It’s been our mission to find work that is undeniably beautiful and that allows people to find passion, belief, and escape through artistic forms. Through the BODYTRAFFIC Residency at the Acadiana Center for the Arts, expectations were far exceeded. 

Serving as a breakthrough for dance in the Acadiana area, BODYTRAFFIC served the community through a beautiful performance and by interacting with residents through various outreach projects. From teaching three master classes to visiting Prairie Elementary School and the Miles Perret Cancer Centerthe company was immersed in culture and felt what it is to be a part of Acadiana. 

After building relationships through outreach projects, Tina Finkelman Berkett, Artistic Director of BODYTRAFFIC, expressed how powerful and personal it was to perform and recognize many of the faces in the crowdShe mentioned that the energy was different; more personal; and that the dancers could feel that on stage.

BODYTRAFFIC’s tour stop in Lafayette proved to be not only a performance, but also an immersion of culture and a precursor for change in the local dance community. The company was impacted by southern hospitality, community connection, and passion for art in all forms. The Acadiana Center for the Arts could not be more grateful for BODYTRAFFIC’s professionalism and level of engagement as stewards in our city, and we look forward to hosting the company again in the future.


For a Few Moments, There was No Talk of Illness or Chemotherapy


Choreographic works of Barak Marshall, Victor Quijada, and Richard Siegal have instilled inspiration, passion, and undeniable emotion in the professional dancers of BODYTRAFFIC. This week, throughout BODYTRAFFIC’s residency in Lafayette, the unique energy and spirit of this organization was felt through multiple outreach projects. 

BODYTRAFFIC hosted three master classes for aspiring dancers and visited a PACE 2nd grade classroom of students at Prairie Elementary, but their passion for movement and self-awareness was felt in the purest form when the organization hosted a movement therapy class for patients of the Miles Perret Cancer Center.


BODYTRAFFIC, in conjunction with Clare Cook, founder of Lafayette’s Clare Cook Dance Theater, provided patients of all ages with more than a dance class. Through physical expression, human touch, and release of emotional movement, the experience provided the patients a time to see through the fog of illness and be present in a lively and zealous occasion. For a few moments, there was no talk of illness or chemotherapy, no feelings of fight or exhaustion, no whisper of the word cancer; only positive, healing, emotionally present human beings enjoying one of the most simple things in life that can be taken for granted: movement.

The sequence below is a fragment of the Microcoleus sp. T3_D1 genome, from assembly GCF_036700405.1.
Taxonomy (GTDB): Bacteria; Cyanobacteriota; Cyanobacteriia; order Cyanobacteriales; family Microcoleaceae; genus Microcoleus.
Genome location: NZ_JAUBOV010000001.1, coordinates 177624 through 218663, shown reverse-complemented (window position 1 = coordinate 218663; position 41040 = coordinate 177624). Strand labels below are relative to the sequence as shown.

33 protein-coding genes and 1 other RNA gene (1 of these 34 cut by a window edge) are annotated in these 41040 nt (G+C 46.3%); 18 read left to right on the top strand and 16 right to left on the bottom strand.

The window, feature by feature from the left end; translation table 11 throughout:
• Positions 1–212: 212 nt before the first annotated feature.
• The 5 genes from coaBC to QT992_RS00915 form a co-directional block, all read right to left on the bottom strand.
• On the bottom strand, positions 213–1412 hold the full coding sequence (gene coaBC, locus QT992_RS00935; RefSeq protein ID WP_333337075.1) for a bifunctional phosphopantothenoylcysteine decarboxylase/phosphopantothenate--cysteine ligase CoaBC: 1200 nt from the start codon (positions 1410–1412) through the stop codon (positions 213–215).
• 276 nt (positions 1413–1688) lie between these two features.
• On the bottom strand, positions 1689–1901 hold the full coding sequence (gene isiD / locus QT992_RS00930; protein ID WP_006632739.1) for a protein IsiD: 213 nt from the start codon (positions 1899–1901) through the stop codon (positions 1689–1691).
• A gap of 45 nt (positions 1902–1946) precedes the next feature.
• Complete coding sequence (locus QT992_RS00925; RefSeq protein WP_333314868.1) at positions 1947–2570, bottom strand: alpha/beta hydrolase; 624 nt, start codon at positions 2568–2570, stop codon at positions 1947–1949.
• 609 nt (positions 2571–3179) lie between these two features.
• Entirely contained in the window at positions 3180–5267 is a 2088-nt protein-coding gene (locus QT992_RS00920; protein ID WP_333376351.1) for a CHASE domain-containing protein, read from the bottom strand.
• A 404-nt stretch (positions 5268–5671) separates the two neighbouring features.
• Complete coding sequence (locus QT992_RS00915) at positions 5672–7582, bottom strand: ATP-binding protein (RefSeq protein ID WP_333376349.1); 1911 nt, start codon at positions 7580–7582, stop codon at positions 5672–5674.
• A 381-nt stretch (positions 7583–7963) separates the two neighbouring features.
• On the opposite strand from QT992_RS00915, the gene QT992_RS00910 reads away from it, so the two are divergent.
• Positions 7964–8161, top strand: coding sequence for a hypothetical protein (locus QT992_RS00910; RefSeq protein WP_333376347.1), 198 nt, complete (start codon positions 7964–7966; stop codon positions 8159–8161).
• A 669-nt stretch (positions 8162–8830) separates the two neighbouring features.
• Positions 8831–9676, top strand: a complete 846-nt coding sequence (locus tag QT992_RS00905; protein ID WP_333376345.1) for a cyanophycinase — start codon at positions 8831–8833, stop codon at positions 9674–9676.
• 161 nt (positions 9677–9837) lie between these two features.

A Repertory From Today’s Most Distinctive Choreographers

BODYTRAFFIC is known for dynamic theatricality and refreshing abandon. The company has surged to the forefront of the concert dance world and was named one of Dance Magazine’s “25 to Watch” in 2013 and the “company of the future” by the Joyce Theater Foundation. Known for commissioning today’s most distinctive choreographers, BODYTRAFFIC’s Lafayette debut will include works by Barak Marshall, Victor Quijada and Richard Siegal.



Choreography: Victor Quijada

Victor’s work is known for eloquently re-imagining, de-constructing, applying choreographic principles to hip-hop ideology, and examining humanity through a unique fusion of aesthetics.


Choreography: Barak Marshall

And at midnight, the green bride floated through the village square… is based in part on a true story about a family of eight sisters and one brother who were neighbors of my mother’s family in Aden, Yemen. The house they lived in became known as “The Burning House” because of the fighting, screaming and cursing that was heard from it at all hours of the day and night. It is a morality tale filled with dark humor that tells the story of how jealousy doomed all nine of the family’s children to a life filled with rage, unhappiness and loneliness. The soundtrack is comprised primarily of Jewish love songs and hymns from the Yiddish, Ladino and Yemenite traditions. —Barak Marshall



Choreography: Richard Siegal

o2Joy is a playful, contemporary dance piece set to great American jazz music. The work is ballet based, peppered with syncopated hip-hop, and drenched in light-hearted humor. As its’ title suggests, o2Joy is an expression of sheer joy through music and movement.



Check out BODYTRAFFIC’s performance at AcA March 5th at 7:30pm.

Victor Quijada, Choreographer


Victor’s work eloquently re-imagines, de-constructs, and applies choreographic principles to hip-hop ideology, examining humanity through a unique fusion of aesthetics. His vision stretches into the arena of theatrical interpretation, improvisational approaches, and the visual imagery of film. A magnetic and expansive dancer, by age 26, Victor had moved from the hip-hop clubs of his native Los Angeles to a performance career with internationally-acclaimed postmodern and ballet dance companies such as THARP!, Ballet Tech, and Les Grands Ballets Canadiens de Montréal. Since creating RUBBERBANDance Group in 2002, Victor has choreographed over 24 short and full-length pieces both within the company structure and as commissions, and has toured with his company across North America, and in Europe, Japan, and Mexico. He has over a dozen film credits to his name either as choreographer, director, or dramaturge. Victor received the Bonnie Bird North-American Award and the Peter Darrell Choreography Award in 2003, the OQAJ/RIDEAU Prize in 2009, and a Princess Grace Awards Choreographic Fellowship in 2010. From 2007 to 2011, he was an artist-in-residence at the Cinquième Salle of Place des Arts in Montreal.

Quijada’s work, Once Again, Before You Go, is being performed by BODYTRAFFIC at AcA March 5th!

Richard Siegal, Choreographer


Founder and artistic director of The Bakery, has generated international attention for a body of work that includes music, visual media, choreography, performance, and publications. He has been commissioned by festivals and venues, including Festival d’Automne, Rencontres Chorégraphiques, Ircam, Centre Pompidou, YCAM, Tanz im August, Ballett Frankfurt, Danspace Project, and Théâtre National de Chaillot. Richard’s work with musicians has led to collaborations with Eric-Maria Couturier, Wolfgang Zamistil, Arto Lindsay, Lorenzo Bianchi, and Hubert Machnik.